animal body parts like Zazu's banana beak or Punbaa's horns and
snout that seemingly poke themselves out just past the edges of
the viewer's screen.
Ghosting doesn't seem to be a major concern here, though there are
traces of it to be found in darker scenes, particularly in Rafiki's staff
and along facial features of the characters. Again, very minor.
All in all, I consider the upconversion to be a satisfying experience,
but not something that I would call revolutionary. Given a choice,
I would rather watch this 3D version over the 2D counterpart as the
depth does add a new sense of realism never-before-seen.
A 7.1 DTS-HD Master Audio track is provided here which was downcoverted
to 5.1 on my system. As one would expect, the soundtrack fills the
room with enormous ambiance and dialogue clarity. Most noteworthy here
is Hans Zimmer's score with its rising chorus that fills the rears and
engrosses the viewer in a highly gratifying audible experience with a
terrific sense of spatiality. LFE activity is ever-present here, particularly
with the stomping of elephants or the stampede of wildebeest that make
an authoritative, boomy presence.
The Lion King Diamond Edition arrives in a 4-disc 3D Blu-ray, 2-D Blu-ray,
DVD digital copy combo package with lenticular casing. The 3D Feature
film includes a 3D trailer for Cars 2. The Blu-ray contains a wealth of
bonus content that includes 4 never-before-seen deleted scenes, bloopers,
an interactive Blu-ray gallery as well as featurettes pertaining to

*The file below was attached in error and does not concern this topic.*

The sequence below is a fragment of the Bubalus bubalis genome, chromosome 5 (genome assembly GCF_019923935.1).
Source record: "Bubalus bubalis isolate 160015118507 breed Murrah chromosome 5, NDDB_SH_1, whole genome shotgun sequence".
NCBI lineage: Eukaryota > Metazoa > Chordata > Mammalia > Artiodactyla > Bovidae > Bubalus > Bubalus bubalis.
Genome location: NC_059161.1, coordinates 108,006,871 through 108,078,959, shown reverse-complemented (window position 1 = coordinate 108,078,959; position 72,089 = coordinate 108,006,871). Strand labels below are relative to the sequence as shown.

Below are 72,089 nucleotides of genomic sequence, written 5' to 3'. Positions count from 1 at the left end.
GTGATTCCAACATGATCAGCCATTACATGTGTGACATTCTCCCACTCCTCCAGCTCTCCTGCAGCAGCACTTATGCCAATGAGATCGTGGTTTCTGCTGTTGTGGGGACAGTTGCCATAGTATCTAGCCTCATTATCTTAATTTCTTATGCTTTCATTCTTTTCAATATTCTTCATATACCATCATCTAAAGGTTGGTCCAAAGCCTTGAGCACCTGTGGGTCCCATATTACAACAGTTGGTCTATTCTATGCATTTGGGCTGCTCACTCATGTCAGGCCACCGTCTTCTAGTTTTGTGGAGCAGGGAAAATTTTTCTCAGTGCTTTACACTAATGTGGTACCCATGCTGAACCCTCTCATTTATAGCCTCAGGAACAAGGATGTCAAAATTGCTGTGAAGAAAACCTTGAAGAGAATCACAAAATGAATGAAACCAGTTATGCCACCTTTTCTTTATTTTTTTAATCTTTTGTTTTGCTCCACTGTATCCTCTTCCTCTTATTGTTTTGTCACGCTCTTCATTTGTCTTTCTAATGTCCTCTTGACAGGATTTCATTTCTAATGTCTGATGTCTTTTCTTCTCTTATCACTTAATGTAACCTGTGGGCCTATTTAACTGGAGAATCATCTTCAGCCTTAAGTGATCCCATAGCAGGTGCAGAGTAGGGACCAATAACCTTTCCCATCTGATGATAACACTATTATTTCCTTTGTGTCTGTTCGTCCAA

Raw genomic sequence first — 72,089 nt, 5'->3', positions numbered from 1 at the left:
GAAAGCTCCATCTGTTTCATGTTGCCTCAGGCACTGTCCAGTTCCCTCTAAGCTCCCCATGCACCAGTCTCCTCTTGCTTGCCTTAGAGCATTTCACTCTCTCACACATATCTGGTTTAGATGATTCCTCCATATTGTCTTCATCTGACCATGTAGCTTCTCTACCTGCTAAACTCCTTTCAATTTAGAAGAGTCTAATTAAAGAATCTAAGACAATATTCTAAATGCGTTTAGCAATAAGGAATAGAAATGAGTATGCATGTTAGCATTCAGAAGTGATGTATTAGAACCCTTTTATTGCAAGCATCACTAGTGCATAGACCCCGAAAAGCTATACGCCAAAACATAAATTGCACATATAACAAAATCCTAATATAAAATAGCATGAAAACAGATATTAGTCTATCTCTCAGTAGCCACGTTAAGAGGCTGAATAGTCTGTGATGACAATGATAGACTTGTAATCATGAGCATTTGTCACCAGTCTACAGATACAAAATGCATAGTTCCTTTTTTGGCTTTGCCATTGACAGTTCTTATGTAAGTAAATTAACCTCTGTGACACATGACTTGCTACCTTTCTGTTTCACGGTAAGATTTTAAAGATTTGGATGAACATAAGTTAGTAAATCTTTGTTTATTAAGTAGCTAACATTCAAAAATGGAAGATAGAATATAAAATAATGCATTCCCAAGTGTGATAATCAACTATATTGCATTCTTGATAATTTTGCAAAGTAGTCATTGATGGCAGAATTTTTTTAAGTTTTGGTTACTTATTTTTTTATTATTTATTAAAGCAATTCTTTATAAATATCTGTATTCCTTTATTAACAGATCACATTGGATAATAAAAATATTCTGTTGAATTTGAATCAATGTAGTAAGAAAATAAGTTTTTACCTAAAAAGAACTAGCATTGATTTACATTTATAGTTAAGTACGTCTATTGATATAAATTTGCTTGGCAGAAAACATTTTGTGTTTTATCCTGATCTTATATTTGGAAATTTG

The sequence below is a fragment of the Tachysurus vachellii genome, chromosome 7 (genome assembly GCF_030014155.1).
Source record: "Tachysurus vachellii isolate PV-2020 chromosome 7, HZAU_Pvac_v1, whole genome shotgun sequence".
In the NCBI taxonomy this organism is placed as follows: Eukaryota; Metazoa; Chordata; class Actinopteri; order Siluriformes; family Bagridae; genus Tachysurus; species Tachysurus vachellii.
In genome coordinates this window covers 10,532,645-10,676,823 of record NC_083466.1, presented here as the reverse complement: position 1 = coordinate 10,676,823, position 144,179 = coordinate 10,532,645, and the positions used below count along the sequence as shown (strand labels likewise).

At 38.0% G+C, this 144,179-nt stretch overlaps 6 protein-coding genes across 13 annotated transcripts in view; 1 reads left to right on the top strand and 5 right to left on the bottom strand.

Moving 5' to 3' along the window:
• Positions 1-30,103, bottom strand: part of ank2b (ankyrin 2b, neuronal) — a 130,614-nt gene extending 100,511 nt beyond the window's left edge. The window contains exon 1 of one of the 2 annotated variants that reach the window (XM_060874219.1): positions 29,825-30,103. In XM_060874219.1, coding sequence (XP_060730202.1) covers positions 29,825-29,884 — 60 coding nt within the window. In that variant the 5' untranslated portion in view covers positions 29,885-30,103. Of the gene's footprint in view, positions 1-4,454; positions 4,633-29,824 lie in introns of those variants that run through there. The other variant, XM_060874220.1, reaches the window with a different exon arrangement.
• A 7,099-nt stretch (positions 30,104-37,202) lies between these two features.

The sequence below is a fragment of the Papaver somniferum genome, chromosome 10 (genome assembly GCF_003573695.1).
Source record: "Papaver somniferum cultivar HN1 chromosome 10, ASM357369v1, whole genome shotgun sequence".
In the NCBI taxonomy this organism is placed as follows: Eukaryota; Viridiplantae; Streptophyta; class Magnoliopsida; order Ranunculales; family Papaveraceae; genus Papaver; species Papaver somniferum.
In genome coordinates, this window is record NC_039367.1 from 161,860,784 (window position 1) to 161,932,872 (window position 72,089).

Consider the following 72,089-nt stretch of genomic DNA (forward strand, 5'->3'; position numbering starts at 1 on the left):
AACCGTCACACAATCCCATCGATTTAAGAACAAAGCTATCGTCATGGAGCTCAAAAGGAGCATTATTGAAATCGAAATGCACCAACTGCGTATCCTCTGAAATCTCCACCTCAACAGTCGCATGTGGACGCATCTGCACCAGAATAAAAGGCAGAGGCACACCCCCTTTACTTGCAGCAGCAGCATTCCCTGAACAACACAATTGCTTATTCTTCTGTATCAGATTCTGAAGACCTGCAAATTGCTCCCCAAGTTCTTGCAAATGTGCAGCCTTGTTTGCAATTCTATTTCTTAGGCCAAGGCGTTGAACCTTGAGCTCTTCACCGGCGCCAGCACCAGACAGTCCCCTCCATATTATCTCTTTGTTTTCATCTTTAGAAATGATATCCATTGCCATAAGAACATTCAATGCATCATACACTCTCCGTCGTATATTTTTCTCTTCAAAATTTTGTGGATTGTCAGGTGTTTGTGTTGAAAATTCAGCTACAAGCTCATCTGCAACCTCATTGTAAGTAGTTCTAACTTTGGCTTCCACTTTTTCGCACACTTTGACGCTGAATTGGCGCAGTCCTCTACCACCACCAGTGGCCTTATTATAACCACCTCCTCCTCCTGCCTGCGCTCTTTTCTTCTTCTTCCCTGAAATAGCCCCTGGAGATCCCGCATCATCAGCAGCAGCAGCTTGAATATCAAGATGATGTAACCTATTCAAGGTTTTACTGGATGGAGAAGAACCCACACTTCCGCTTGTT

the production of the film.
The Lion King in 3D Blu-ray comes across as a labor of
love from the animators that worked on is upconversion.
Home audiences benefit from an enhanced viewing experience
of the film that adds more than it subtracts from its 2D counterpart.
I was very pleased, even when wearing shutter-active 3D eyewear,
that nothing was lost in the appealing transfer.
If you are going to purchase The Lion King for the first time
on Blu-ray, I feel it would be beneficial upgrade to the 3D combo-pack.
Images are for illustrative purpose only not representative of the picture quality of this disc.
LG 60PX950 THX Certified 3D display Oppo BDP-93 3D Blu-ray Player Denon 3311CI Receiver Atlantic Technology H-PAS AT-1 fronts, 4400 center; 4200 rear speakers SV Sound Subwoofer
LG 60PX950 THX Certified 3D display
Oppo BDP-93 3D Blu-ray Player
Denon 3311CI Receiver
Atlantic Technology H-PAS AT-1 fronts, 4400 center; 4200 rear speakers
SV Sound Subwoofer